Fracking into underground drinking water sources is not prohibited by the 2005 Energy Policy Act, which exempted the practice from key provisions of the Safe Drinking Water Act. But the industry has long held that it does not hydraulically fracture into underground sources of drinking water because oil and gas deposits sit far deeper than aquifers.Well, it should probably be covered by something called the Safe Drinking Water Act but at least they've assured us that that won't happen. What's that, Stanford University science people?
The study, however, found that energy companies used acid stimulation, a production method, and hydraulic fracturing in the Wind River and Fort Union geological formations that make up the Pavillion gas field and that contain both natural gas and sources of drinking water.The good news is this research is ongoing and does not necessarily mean that fracking is contaminating underground drinking water. The industry says it doesn't and they would know since:
“Thousands of gallons of diesel fuel and millions of gallons of fluids containing numerous inorganic and organic additives were injected directly into these two formations during hundreds of stimulation events,” concluded Dominic DiGiulio and Robert Jackson of Stanford’s School of Earth Sciences in a presentation Tuesday at the American Chemical Society conference in San Francisco.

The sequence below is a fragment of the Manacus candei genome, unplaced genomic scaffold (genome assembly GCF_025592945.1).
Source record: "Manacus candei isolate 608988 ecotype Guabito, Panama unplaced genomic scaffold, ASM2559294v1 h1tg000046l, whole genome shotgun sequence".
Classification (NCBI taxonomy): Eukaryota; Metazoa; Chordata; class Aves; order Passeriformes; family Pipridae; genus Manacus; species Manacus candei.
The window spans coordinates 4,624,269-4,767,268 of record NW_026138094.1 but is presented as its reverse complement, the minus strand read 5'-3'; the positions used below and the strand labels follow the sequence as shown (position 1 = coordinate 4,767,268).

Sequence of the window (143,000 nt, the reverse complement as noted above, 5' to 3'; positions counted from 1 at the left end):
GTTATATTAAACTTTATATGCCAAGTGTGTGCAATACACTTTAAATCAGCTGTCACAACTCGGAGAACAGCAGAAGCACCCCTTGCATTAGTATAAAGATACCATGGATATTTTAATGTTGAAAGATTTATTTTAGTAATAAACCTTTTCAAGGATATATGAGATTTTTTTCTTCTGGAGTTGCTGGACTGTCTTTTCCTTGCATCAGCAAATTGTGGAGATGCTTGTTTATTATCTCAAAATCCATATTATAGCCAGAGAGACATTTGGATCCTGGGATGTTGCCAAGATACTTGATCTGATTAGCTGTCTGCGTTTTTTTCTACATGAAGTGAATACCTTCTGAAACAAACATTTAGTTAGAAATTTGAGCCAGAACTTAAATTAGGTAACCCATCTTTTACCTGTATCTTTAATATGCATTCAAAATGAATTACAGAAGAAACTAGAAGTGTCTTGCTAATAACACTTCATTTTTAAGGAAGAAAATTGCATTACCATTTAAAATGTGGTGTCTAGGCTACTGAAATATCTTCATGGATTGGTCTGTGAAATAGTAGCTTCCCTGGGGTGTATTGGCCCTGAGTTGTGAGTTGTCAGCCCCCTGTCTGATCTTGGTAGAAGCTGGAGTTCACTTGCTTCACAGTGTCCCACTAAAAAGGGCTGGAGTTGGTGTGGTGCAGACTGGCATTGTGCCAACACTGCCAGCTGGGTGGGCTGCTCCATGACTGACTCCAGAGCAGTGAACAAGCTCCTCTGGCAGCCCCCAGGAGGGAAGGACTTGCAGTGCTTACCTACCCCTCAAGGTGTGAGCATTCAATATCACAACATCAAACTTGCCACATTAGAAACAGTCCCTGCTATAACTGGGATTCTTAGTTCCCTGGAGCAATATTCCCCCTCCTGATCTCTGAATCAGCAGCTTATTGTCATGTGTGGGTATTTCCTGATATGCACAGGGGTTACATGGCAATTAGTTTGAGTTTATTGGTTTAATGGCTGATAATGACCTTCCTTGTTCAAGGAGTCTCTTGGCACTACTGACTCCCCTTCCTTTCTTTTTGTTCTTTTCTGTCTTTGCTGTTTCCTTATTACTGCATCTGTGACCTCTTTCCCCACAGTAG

“The extent and consequences of these activities are poorly documented, hindering assessments of potential resource damage and human exposure,” DiGiulio wrote.We know about these underwater resources because part of the Safe Drinking Water Act is to locate them. The idea is that we might need them.
To drink from.
It's kinda a "better safe than sorry" attitude that only nerds and scientists believe in. Of course, the oil and fracking industry pooh-poohs any talk of drinking water issues because they say that fracking wells are far deeper underground and have no physical chance of contact with those resources.
“It's true that fracking often occurs miles below the surface,” said Jackson, professor of environment and energy at Stanford. “People don't realize, though, that it's sometimes happening less than a thousand feet underground in sources of drinking water.”Please feel free to read the rest here.